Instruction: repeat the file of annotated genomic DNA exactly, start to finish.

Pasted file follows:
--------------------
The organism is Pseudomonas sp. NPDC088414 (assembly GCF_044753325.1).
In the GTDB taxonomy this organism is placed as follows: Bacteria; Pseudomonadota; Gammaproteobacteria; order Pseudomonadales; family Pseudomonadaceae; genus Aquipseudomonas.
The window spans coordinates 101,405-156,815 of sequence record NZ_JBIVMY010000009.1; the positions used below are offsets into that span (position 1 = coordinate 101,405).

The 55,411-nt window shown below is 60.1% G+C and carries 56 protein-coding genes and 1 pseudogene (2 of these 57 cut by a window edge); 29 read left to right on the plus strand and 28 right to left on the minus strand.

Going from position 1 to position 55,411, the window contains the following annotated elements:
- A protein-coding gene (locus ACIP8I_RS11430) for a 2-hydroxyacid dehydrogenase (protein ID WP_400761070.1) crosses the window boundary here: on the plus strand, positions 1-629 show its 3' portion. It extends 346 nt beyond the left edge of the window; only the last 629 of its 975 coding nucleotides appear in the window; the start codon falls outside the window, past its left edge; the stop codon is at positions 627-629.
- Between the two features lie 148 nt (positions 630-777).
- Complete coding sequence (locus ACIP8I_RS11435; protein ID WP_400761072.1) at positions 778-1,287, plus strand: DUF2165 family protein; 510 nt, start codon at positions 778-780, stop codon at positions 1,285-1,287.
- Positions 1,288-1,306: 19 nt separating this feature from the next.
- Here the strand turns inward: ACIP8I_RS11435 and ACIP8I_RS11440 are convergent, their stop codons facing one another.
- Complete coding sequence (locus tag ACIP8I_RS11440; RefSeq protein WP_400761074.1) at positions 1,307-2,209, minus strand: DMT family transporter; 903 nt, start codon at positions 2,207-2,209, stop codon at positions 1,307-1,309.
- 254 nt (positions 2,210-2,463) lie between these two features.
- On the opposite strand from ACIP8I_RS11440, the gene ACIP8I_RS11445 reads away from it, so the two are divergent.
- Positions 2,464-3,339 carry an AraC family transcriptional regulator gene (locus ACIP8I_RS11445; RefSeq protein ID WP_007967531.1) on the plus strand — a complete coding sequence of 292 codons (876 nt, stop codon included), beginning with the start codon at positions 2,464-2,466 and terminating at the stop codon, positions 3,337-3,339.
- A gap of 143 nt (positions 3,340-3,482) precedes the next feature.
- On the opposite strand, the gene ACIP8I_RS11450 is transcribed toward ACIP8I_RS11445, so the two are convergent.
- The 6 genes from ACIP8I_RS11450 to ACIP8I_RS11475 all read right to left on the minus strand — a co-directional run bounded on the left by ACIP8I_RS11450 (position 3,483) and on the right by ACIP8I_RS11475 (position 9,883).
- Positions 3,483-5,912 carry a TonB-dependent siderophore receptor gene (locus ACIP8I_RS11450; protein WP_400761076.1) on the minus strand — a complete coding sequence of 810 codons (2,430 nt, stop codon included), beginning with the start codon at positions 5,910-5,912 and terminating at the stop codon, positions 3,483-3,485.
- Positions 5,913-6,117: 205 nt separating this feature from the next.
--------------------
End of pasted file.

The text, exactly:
The organism is Pseudomonas sp. NPDC088414 (assembly GCF_044753325.1).
In the GTDB taxonomy this organism is placed as follows: Bacteria; Pseudomonadota; Gammaproteobacteria; order Pseudomonadales; family Pseudomonadaceae; genus Aquipseudomonas.
The window spans coordinates 101,405-156,815 of sequence record NZ_JBIVMY010000009.1; the positions used below are offsets into that span (position 1 = coordinate 101,405).

The 55,411-nt window shown below is 60.1% G+C and carries 56 protein-coding genes and 1 pseudogene (2 of these 57 cut by a window edge); 29 read left to right on the plus strand and 28 right to left on the minus strand.

Going from position 1 to position 55,411, the window contains the following annotated elements:
- A protein-coding gene (locus ACIP8I_RS11430) for a 2-hydroxyacid dehydrogenase (protein ID WP_400761070.1) crosses the window boundary here: on the plus strand, positions 1-629 show its 3' portion. It extends 346 nt beyond the left edge of the window; only the last 629 of its 975 coding nucleotides appear in the window; the start codon falls outside the window, past its left edge; the stop codon is at positions 627-629.
- Between the two features lie 148 nt (positions 630-777).
- Complete coding sequence (locus ACIP8I_RS11435; protein ID WP_400761072.1) at positions 778-1,287, plus strand: DUF2165 family protein; 510 nt, start codon at positions 778-780, stop codon at positions 1,285-1,287.
- Positions 1,288-1,306: 19 nt separating this feature from the next.
- Here the strand turns inward: ACIP8I_RS11435 and ACIP8I_RS11440 are convergent, their stop codons facing one another.
- Complete coding sequence (locus tag ACIP8I_RS11440; RefSeq protein WP_400761074.1) at positions 1,307-2,209, minus strand: DMT family transporter; 903 nt, start codon at positions 2,207-2,209, stop codon at positions 1,307-1,309.
- 254 nt (positions 2,210-2,463) lie between these two features.
- On the opposite strand from ACIP8I_RS11440, the gene ACIP8I_RS11445 reads away from it, so the two are divergent.
- Positions 2,464-3,339 carry an AraC family transcriptional regulator gene (locus ACIP8I_RS11445; RefSeq protein ID WP_007967531.1) on the plus strand — a complete coding sequence of 292 codons (876 nt, stop codon included), beginning with the start codon at positions 2,464-2,466 and terminating at the stop codon, positions 3,337-3,339.
- A gap of 143 nt (positions 3,340-3,482) precedes the next feature.
- On the opposite strand, the gene ACIP8I_RS11450 is transcribed toward ACIP8I_RS11445, so the two are convergent.
- The 6 genes from ACIP8I_RS11450 to ACIP8I_RS11475 all read right to left on the minus strand — a co-directional run bounded on the left by ACIP8I_RS11450 (position 3,483) and on the right by ACIP8I_RS11475 (position 9,883).
- Positions 3,483-5,912 carry a TonB-dependent siderophore receptor gene (locus ACIP8I_RS11450; protein WP_400761076.1) on the minus strand — a complete coding sequence of 810 codons (2,430 nt, stop codon included), beginning with the start codon at positions 5,910-5,912 and terminating at the stop codon, positions 3,483-3,485.
- Positions 5,913-6,117: 205 nt separating this feature from the next.